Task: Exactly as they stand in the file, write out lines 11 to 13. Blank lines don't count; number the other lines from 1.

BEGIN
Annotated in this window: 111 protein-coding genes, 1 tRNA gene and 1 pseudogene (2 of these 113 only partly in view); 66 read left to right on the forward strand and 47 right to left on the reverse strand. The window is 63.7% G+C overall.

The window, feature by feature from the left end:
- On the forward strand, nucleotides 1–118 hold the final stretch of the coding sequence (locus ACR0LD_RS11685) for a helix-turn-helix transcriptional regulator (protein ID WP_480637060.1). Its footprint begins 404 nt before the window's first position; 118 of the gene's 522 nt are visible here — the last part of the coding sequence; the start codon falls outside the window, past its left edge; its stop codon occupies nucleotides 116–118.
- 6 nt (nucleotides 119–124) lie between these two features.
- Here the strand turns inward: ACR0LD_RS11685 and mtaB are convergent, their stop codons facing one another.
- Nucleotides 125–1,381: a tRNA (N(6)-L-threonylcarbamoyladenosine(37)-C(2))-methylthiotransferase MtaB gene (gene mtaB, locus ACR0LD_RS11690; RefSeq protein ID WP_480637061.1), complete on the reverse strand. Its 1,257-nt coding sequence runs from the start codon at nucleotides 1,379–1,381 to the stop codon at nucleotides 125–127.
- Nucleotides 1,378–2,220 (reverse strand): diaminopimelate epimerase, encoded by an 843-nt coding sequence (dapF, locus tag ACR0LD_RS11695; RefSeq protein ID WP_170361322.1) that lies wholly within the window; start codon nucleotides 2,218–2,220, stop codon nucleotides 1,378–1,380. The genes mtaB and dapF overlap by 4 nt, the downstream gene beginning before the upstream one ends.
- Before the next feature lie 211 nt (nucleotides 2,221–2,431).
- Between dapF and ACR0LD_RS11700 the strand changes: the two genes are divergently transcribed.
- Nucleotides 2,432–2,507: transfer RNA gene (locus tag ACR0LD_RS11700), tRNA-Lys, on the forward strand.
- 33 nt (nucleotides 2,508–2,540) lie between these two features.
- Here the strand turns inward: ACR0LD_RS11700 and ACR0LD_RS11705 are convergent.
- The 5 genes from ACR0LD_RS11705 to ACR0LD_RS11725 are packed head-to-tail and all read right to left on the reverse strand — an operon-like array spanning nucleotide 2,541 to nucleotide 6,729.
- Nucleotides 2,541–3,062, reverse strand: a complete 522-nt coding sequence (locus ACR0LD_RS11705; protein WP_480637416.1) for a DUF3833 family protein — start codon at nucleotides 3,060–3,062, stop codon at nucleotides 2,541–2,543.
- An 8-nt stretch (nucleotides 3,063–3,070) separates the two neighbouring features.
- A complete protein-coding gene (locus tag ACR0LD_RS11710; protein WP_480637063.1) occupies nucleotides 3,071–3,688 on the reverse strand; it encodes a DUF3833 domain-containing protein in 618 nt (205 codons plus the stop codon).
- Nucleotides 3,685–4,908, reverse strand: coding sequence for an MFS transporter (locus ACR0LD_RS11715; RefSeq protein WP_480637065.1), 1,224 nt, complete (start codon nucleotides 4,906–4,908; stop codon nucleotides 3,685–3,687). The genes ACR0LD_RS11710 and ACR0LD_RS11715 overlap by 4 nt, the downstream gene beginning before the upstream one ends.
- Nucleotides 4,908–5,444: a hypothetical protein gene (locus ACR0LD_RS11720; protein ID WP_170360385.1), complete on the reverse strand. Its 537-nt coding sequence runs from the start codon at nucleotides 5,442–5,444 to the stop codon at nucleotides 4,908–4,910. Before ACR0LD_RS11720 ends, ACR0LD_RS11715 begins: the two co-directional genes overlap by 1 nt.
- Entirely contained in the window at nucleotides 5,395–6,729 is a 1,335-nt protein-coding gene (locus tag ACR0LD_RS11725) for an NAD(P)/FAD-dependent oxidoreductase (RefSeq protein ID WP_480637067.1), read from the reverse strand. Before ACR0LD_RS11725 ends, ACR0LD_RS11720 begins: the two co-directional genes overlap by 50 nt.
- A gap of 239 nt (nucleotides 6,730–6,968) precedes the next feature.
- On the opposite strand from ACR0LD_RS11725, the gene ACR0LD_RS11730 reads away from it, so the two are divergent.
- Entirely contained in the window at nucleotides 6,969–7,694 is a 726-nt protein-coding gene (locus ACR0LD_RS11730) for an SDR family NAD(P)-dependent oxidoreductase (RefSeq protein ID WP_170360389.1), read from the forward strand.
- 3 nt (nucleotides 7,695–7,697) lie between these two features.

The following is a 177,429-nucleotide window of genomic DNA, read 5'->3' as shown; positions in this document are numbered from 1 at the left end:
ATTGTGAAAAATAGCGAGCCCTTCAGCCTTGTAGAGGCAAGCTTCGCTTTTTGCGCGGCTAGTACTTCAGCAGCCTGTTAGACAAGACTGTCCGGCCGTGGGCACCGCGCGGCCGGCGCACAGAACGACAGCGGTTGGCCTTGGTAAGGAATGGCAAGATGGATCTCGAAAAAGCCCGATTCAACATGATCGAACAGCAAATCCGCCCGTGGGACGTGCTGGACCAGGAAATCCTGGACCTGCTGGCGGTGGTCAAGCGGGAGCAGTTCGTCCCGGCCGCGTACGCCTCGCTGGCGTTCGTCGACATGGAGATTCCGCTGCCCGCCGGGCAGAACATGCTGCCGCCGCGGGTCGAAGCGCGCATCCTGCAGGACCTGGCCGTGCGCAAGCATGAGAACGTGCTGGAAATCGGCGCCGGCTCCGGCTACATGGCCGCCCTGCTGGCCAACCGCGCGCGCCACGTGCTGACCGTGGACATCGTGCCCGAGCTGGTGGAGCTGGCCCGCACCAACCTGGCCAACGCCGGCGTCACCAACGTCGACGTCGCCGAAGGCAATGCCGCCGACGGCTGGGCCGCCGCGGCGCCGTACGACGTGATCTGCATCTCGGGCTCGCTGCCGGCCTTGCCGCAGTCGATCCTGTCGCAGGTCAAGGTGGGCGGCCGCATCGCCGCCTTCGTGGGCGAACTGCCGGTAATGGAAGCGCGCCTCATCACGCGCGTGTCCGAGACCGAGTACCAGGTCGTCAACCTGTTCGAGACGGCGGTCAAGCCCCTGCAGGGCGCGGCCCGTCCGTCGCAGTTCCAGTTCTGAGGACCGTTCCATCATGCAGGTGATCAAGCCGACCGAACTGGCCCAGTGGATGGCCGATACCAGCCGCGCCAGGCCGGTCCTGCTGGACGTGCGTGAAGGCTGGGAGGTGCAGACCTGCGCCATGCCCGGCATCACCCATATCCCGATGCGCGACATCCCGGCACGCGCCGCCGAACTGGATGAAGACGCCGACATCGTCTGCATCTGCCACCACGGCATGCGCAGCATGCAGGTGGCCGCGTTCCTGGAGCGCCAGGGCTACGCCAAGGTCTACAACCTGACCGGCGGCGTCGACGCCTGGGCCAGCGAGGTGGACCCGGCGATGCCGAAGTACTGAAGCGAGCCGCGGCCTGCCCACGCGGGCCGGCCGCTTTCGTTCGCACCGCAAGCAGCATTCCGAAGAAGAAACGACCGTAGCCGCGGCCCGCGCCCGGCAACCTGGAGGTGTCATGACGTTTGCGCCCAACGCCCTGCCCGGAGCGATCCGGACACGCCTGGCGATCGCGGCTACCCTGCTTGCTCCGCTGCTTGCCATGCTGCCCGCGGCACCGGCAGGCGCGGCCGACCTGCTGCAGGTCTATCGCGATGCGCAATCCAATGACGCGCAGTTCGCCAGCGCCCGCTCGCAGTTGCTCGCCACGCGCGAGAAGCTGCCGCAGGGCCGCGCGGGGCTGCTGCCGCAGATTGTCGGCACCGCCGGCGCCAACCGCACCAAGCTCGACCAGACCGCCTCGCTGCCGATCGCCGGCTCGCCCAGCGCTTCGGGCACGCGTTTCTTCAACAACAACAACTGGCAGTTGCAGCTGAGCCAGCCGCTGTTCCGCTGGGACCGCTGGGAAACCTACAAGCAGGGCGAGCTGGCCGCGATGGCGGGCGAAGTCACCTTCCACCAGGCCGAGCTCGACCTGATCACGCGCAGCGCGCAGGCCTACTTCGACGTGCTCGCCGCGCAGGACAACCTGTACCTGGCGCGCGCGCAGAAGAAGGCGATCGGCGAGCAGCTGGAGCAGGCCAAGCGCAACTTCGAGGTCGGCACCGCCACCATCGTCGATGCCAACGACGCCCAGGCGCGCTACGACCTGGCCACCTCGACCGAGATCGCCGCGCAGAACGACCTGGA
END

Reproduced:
- 33 nt (nucleotides 2,508–2,540) lie between these two features.
- Here the strand turns inward: ACR0LD_RS11700 and ACR0LD_RS11705 are convergent.
- The 5 genes from ACR0LD_RS11705 to ACR0LD_RS11725 are packed head-to-tail and all read right to left on the reverse strand — an operon-like array spanning nucleotide 2,541 to nucleotide 6,729.